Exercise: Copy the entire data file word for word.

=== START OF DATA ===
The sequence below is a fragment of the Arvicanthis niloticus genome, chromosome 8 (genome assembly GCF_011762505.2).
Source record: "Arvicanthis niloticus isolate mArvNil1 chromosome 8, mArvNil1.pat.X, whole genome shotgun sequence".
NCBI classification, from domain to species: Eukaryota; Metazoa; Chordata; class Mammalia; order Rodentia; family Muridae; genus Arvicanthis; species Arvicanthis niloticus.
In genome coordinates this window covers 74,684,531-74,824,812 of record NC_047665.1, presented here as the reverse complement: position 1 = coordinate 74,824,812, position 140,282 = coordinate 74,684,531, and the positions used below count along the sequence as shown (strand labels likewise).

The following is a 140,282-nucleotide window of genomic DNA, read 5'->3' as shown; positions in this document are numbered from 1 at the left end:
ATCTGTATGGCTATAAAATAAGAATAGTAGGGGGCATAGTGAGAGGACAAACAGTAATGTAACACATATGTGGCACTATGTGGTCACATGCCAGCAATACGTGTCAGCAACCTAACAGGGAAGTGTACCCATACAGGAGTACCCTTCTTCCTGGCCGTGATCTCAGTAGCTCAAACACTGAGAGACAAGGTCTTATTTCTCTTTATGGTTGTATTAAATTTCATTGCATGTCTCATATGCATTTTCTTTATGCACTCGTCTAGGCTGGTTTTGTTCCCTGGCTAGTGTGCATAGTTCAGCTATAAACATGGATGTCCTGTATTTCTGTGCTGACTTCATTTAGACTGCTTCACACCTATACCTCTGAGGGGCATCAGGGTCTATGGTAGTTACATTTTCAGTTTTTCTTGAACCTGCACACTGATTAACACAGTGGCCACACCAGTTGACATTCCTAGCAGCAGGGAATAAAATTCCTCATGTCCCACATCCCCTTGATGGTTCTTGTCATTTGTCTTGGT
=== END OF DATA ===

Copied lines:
The sequence below is a fragment of the Arvicanthis niloticus genome, chromosome 8 (genome assembly GCF_011762505.2).
Source record: "Arvicanthis niloticus isolate mArvNil1 chromosome 8, mArvNil1.pat.X, whole genome shotgun sequence".
NCBI classification, from domain to species: Eukaryota; Metazoa; Chordata; class Mammalia; order Rodentia; family Muridae; genus Arvicanthis; species Arvicanthis niloticus.
In genome coordinates this window covers 74,684,531-74,824,812 of record NC_047665.1, presented here as the reverse complement: position 1 = coordinate 74,824,812, position 140,282 = coordinate 74,684,531, and the positions used below count along the sequence as shown (strand labels likewise).

The following is a 140,282-nucleotide window of genomic DNA, read 5'->3' as shown; positions in this document are numbered from 1 at the left end:
ATCTGTATGGCTATAAAATAAGAATAGTAGGGGGCATAGTGAGAGGACAAACAGTAATGTAACACATATGTGGCACTATGTGGTCACATGCCAGCAATACGTGTCAGCAACCTAACAGGGAAGTGTACCCATACAGGAGTACCCTTCTTCCTGGCCGTGATCTCAGTAGCTCAAACACTGAGAGACAAGGTCTTATTTCTCTTTATGGTTGTATTAAATTTCATTGCATGTCTCATATGCATTTTCTTTATGCACTCGTCTAGGCTGGTTTTGTTCCCTGGCTAGTGTGCATAGTTCAGCTATAAACATGGATGTCCTGTATTTCTGTGCTGACTTCATTTAGACTGCTTCACACCTATACCTCTGAGGGGCATCAGGGTCTATGGTAGTTACATTTTCAGTTTTTCTTGAACCTGCACACTGATTAACACAGTGGCCACACCAGTTGACATTCCTAGCAGCAGGGAATAAAATTCCTCATGTCCCACATCCCCTTGATGGTTCTTGTCATTTGTCTTGGT